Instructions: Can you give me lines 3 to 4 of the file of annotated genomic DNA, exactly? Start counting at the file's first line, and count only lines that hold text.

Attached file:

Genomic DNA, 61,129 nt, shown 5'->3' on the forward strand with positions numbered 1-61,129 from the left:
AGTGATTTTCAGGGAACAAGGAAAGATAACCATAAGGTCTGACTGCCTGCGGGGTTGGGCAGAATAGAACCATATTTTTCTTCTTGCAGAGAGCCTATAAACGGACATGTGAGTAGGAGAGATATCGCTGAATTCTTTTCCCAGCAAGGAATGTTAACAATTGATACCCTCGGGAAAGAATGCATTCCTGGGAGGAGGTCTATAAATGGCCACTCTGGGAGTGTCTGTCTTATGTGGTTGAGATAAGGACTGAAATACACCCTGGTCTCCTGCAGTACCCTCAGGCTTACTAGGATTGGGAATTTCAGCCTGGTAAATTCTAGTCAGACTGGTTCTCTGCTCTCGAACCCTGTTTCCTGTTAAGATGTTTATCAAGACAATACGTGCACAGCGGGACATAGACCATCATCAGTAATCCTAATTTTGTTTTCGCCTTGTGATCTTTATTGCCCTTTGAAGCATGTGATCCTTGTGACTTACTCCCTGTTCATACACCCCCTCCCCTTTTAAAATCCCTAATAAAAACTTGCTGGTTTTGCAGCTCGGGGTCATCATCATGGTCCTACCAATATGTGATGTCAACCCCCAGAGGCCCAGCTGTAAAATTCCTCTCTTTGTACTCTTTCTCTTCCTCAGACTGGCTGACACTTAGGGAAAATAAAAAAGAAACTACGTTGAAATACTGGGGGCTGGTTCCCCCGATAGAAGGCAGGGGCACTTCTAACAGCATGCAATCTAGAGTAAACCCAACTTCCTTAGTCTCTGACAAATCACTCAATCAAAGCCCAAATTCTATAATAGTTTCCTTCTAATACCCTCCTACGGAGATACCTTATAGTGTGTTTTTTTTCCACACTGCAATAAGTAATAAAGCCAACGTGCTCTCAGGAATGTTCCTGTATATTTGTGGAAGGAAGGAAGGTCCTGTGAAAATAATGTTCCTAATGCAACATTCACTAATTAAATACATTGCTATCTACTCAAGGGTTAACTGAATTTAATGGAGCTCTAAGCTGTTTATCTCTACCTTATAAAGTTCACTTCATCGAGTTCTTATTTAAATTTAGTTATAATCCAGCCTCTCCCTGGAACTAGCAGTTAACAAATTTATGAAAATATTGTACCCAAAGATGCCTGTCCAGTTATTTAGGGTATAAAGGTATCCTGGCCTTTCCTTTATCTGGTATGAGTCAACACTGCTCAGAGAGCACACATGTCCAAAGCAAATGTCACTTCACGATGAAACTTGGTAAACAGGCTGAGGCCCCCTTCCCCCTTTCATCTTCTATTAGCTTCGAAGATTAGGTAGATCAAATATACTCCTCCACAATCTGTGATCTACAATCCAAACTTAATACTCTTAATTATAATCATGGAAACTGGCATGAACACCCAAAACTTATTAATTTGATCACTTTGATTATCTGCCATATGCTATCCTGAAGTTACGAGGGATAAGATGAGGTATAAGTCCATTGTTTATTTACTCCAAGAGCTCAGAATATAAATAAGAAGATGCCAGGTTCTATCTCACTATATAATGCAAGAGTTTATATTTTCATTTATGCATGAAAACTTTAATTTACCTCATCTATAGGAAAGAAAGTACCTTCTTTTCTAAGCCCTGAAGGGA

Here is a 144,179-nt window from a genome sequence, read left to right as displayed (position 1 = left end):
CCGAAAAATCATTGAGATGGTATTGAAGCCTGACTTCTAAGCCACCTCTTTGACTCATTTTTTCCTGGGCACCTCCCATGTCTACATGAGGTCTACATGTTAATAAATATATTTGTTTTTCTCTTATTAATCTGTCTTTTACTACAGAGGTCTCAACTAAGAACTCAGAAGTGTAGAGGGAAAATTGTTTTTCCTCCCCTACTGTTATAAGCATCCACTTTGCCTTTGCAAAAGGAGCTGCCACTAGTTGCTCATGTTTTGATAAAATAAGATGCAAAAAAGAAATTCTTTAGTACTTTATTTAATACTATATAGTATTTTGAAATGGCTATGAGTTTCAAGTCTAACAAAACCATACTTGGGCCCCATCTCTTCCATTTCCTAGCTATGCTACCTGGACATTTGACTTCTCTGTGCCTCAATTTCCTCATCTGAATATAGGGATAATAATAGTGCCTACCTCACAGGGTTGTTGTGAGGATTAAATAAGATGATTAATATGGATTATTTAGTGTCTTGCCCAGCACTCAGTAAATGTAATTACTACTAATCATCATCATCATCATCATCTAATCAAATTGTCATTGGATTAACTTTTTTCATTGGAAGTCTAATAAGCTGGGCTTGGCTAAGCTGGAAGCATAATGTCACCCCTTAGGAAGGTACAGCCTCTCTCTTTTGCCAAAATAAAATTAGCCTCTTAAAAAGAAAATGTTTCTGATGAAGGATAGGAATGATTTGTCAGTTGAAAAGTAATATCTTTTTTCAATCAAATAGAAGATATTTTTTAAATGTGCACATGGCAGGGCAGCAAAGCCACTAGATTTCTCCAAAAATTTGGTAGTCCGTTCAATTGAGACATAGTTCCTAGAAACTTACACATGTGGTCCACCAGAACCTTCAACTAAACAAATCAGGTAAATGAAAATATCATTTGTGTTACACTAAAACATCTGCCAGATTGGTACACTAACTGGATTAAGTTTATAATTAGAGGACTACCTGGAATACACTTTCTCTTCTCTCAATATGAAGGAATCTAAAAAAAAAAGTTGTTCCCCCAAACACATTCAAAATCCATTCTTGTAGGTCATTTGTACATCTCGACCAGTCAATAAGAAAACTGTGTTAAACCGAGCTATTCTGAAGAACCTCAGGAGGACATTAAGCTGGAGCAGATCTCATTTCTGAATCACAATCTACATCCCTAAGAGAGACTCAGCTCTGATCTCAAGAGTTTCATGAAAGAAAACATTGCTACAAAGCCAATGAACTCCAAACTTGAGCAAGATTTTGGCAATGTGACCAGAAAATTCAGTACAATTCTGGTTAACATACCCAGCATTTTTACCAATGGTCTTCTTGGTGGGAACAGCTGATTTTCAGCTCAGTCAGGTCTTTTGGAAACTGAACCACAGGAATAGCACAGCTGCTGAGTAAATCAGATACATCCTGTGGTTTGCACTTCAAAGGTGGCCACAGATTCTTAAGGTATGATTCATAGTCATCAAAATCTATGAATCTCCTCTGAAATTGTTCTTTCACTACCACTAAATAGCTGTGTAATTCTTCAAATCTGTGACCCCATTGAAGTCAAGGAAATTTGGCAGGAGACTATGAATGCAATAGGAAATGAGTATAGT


Here is a 144,179-nt window from a genome sequence, read left to right as displayed (position 1 = left end):
CCGAAAAATCATTGAGATGGTATTGAAGCCTGACTTCTAAGCCACCTCTTTGACTCATTTTTTCCTGGGCACCTCCCATGTCTACATGAGGTCTACATGTTAATAAATATATTTGTTTTTCTCTTATTAATCTGTCTTTTACTACAGAGGTCTCAACTAAGAACTCAGAAGTGTAGAGGGAAAATTGTTTTTCCTCCCCTACTGTTATAAGCATCCACTTTGCCTTTGCAAAAGGAGCTGCCACTAGTTGCTCATGTTTTGATAAAATAAGATGCAAAAAAGAAATTCTTTAGTACTTTATTTAATACTATATAGTATTTTGAAATGGCTATGAGTTTCAAGTCTAACAAAACCATACTTGGGCCCCATCTCTTCCATTTCCTAGCTATGCTACCTGGACATTTGACTTCTCTGTGCCTCAATTTCCTCATCTGAATATAGGGATAATAATAGTGCCTACCTCACAGGGTTGTTGTGAGGATTAAATAAGATGATTAATATGGATTATTTAGTGTCTTGCCCAGCACTCAGTAAATGTAATTACTACTAATCATCATCATCATCATCATCTAATCAAATTGTCATTGGATTAACTTTTTTCATTGGAAGTCTAATAAGCTGGGCTTGGCTAAGCTGGAAGCATAATGTCACCCCTTAGGAAGGTACAGCCTCTCTCTTTTGCCAAAATAAAATTAGCCTCTTAAAAAGAAAATGTTTCTGATGAAGGATAGGAATGATTTGTCAGTTGAAAAGTAATATCTTTTTTCAATCAAATAGAAGATATTTTTTAAATGTGCACATGGCAGGGCAGCAAAGCCACTAGATTTCTCCAAAAATTTGGTAGTCCGTTCAATTGAGACATAGTTCCTAGAAACTTACACATGTGGTCCACCAGAACCTTCAACTAAACAAATCAGGTAAATGAAAATATCATTTGTGTTACACTAAAACATCTGCCAGATTGGTACACTAACTGGATTAAGTTTATAATTAGAGGACTACCTGGAATACACTTTCTCTTCTCTCAATATGAAGGAATCTAAAAAAAAAAGTTGTTCCCCCAAACACATTCAAAATCCATTCTTGTAGGTCATTTGTACATCTCGACCAGTCAATAAGAAAACTGTGTTAAACCGAGCTATTCTGAAGAACCTCAGGAGGACATTAAGCTGGAGCAGATCTCATTTCTGAATCACAATCTACATCCCTAAGAGAGACTCAGCTCTGATCTCAAGAGTTTCATGAAAGAAAACATTGCTACAAAGCCAATGAACTCCAAACTTGAGCAAGATTTTGGCAATGTGACCAGAAAATTCAGTACAATTCTGGTTAACATACCCAGCATTTTTACCAATGGTCTTCTTGGTGGGAACAGCTGATTTTCAGCTCAGTCAGGTCTTTTGGAAACTGAACCACAGGAATAGCACAGCTGCTGAGTAAATCAGATACATCCTGTGGTTTGCACTTCAAAGGTGGCCACAGATTCTTAAGGTATGATTCATAGTCATCAAAATCTATGAATCTCCTCTGAAATTGTTCTTTCACTACCACTAAATAGCTGTGTAATTCTTCAAATCTGTGACCCCATTGAAGTCAAGGAAATTTGGCAGGAGACTATGAATGCAATAGGAAATGAGTATAGT